Now in the last few days, Dennis has been bloviating about a Muslim Congressman-elect, Keith Ellison from Minnesota, who has apparently decided that he will swear his oath on a Quran, not a KJV Bible.

"America, Not Keith Ellison, Decides What Book a Congressman Takes His Oath on." sayeth the Dennis. This was on the bubble, and nearly rated an entry of its own, but as is so often the case in all contact sports, the foul gets called on the pushback, not the original infraction.

Prager's turgid fornication of American history, tradition and constitutional law seemed to have set off something of a semi-literate circle jerk in certain circles of East Blogistan, as well as drawing fire from many of us here in the West. This lead Prager to respond today with another column "explaining" his take.

As he attempts to clarify he gives us the following beautiful bit:
"Why wouldn't Ellison bring a Bible along with the Koran? That he chose not to is the narcissism of multiculturalism that I referred to: The individual's culture trumps the national culture.

You don't have to be Christian to acknowledge that the Bible is the source of America's values. Virtually every founder of this country knew that and acknowledged it."
The secret is to allow the quote sit on the back of the pallet until the gag reflex forces the fruity esthers into the sinus passages...

I swear I don't know where to start with this one. I guess with full disclosure, would be a good place. I am a Christian, Roman Catholic to be specific, and about as liberal as it gets. I mention this because the relflex will be to dismiss this take as, "oh it's just another God-hating liberal."

But this is about more than religion. This is about cultural primacy, and the idiocy of statements like Prager's is tantamount to declaring himself the arbitor of a mythical collective "American culture" that is rooted in the Christian bible.

"The individual's culture trumps the national culture..." Forget his apocryphally shrill assertions about the Biblical foundation of this "American culture" of which he speaks, his statement doesn't even parse logically. How can the national culture be trumped by individual culture when the national culture explicitly acknowledges the individual's right to freedom of religious expression and thought?

So even while he attempts to lamely turtle up over charges of racism, bigotry, anti-Islamic prejudice, he at least comes out as an apparently irony-impaired cultural supremacist, by making baseless assertions that there is an American mono-culture that is firmly grounded in Biblical principles.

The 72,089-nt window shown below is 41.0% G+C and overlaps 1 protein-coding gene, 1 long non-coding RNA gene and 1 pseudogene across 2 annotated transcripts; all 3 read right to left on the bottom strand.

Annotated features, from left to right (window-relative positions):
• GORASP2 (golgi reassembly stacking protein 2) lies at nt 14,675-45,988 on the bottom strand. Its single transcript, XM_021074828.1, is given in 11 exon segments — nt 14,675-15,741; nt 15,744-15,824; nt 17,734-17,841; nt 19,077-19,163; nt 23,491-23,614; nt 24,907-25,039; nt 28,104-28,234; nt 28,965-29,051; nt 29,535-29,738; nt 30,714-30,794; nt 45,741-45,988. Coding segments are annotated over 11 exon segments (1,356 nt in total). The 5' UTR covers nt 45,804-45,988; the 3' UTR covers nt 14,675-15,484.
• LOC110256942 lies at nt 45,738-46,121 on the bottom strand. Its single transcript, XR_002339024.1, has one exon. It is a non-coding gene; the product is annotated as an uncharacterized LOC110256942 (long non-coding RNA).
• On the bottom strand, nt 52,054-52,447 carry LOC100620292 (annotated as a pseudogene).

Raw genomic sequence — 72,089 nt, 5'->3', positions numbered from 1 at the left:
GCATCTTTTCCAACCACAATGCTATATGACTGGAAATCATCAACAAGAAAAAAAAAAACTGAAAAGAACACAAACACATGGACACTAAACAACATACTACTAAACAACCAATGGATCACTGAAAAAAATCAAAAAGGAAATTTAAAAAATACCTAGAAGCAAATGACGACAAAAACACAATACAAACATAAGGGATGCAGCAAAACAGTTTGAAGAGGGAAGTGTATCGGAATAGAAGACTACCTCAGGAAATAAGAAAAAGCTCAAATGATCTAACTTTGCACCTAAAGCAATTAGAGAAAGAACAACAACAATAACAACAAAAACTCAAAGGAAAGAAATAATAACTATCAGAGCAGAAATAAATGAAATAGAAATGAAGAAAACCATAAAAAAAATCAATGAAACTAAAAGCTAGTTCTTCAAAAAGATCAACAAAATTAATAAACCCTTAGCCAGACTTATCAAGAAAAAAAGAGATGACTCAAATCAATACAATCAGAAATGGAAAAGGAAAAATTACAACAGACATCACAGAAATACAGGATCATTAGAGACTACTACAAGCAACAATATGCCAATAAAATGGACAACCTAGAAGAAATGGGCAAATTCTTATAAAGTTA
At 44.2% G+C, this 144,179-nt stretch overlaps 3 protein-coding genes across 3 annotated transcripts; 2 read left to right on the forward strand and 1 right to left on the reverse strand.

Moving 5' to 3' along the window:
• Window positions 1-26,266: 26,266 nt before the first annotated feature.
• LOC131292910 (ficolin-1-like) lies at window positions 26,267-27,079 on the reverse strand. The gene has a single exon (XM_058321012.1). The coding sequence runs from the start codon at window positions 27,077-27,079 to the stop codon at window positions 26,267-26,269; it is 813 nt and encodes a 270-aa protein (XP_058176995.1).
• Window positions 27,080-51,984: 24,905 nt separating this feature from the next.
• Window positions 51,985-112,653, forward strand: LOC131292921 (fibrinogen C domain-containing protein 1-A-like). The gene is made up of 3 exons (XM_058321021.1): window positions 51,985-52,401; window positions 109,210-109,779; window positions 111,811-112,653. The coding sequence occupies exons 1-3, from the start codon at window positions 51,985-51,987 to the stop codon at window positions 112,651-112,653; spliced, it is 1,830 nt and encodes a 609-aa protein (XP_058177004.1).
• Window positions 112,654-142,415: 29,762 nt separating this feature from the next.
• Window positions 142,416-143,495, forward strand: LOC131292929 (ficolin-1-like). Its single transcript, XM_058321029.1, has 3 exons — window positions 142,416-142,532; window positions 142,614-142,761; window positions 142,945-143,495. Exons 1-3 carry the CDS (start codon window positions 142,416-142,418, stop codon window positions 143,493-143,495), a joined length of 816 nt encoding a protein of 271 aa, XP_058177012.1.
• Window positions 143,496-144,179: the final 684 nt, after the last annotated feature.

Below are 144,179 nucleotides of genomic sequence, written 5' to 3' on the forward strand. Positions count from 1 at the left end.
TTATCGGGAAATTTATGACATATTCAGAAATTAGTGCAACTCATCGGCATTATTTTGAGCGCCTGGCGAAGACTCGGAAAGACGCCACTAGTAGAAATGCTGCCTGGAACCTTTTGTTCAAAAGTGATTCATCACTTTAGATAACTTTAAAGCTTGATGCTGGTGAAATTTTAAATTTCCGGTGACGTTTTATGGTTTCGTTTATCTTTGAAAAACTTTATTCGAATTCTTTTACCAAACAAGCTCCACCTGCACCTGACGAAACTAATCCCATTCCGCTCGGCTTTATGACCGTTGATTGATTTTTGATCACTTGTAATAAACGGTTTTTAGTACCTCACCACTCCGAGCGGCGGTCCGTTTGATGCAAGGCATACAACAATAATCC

This is possibly the lamest part of this. He attempts to get around it all by saying that he doen't mind Ellison taking his oath on the Quran, only that the Bible should be there too... you know, to supervise.

So how about it Dennis? How is the culture trumped? There is a right answer here. The culture can only be trumped, as it is meant here, if there is a cultural imperative for the primacy of European Christian tradition as superior to all other cultures.

So at the end of the day, Dennis doesn't really believe in a free society, he believes that you are free to an extent to pray to whatever two bit kitchen gods you call almighty, but at the end of the day you and your culture and spirituality will always be second rate to Dennis, and not really American.

The thin veneer civility he tries to trowel over the gaping abattoir of his own disdain and contempt for anyone slightly less European and white, cannot cover up the smell of fear and loathing oozing out his pores at every moment of the day. Congratulations Dennis, your tin foil hat is in the mail...wear it with pride. And watch out for Larry Elder, he's been wanting one for a while, I wouldn't put it past him to snag it from you when you weren't watching.

mojo sends

Saturday, December 02, 2006

St00pidest Things Ever Said... Part The Sixth

So, serioulsy... could this occasional feature have gone much further without hearing from AEI shill and all around neocon ass-monkey David Frum?

No, of course not... and his entry, while perhaps not quite on par with hall-of-lamer Falafel O'Reilly, is nevertheless quite the stunning piece of dada, if for no other reason it demonstrates how fast and how savagely the wheels have come off the logic bus over at AEI.

With no further ado, I present to you: Federal Student Aid Is Ruining Our Nation's Educational System

Now, this, in and of itself is not anything really new, especially from the hivebrain over at AEI. However, when I heard him spewing this on NPR, what really got me was the following bit that he was using as intro.
"Imagine if the Republicans had retained their Congressional majority and the first thing they did was suggest big new subsidies for, say, the oil industry. Would there no public outrage?

But that's exactly what the Democrats are now offering their staunch supporters in academia. The Democrats are proposing big new subsidies for college tuition: new loans, new grants, new tax deductions. Nancy Pelosi, the new Speaker of the House, promotes these giveaways as a way to make college more "affordable." "
This bit of horrific sophistry is what qualified this for St00pidest Things Ever Said.

Because in one fell swoop, it claims that subsidies and give aways to the politically connected, already fabulously wealthy petro-chemical industrial giants is the moral, political and economic equivalent of helping poor kids afford college... I especially love the sneer quotes around the word "affordable." What's weird, is that when he read this on air, you could actually hear the sneer quotes.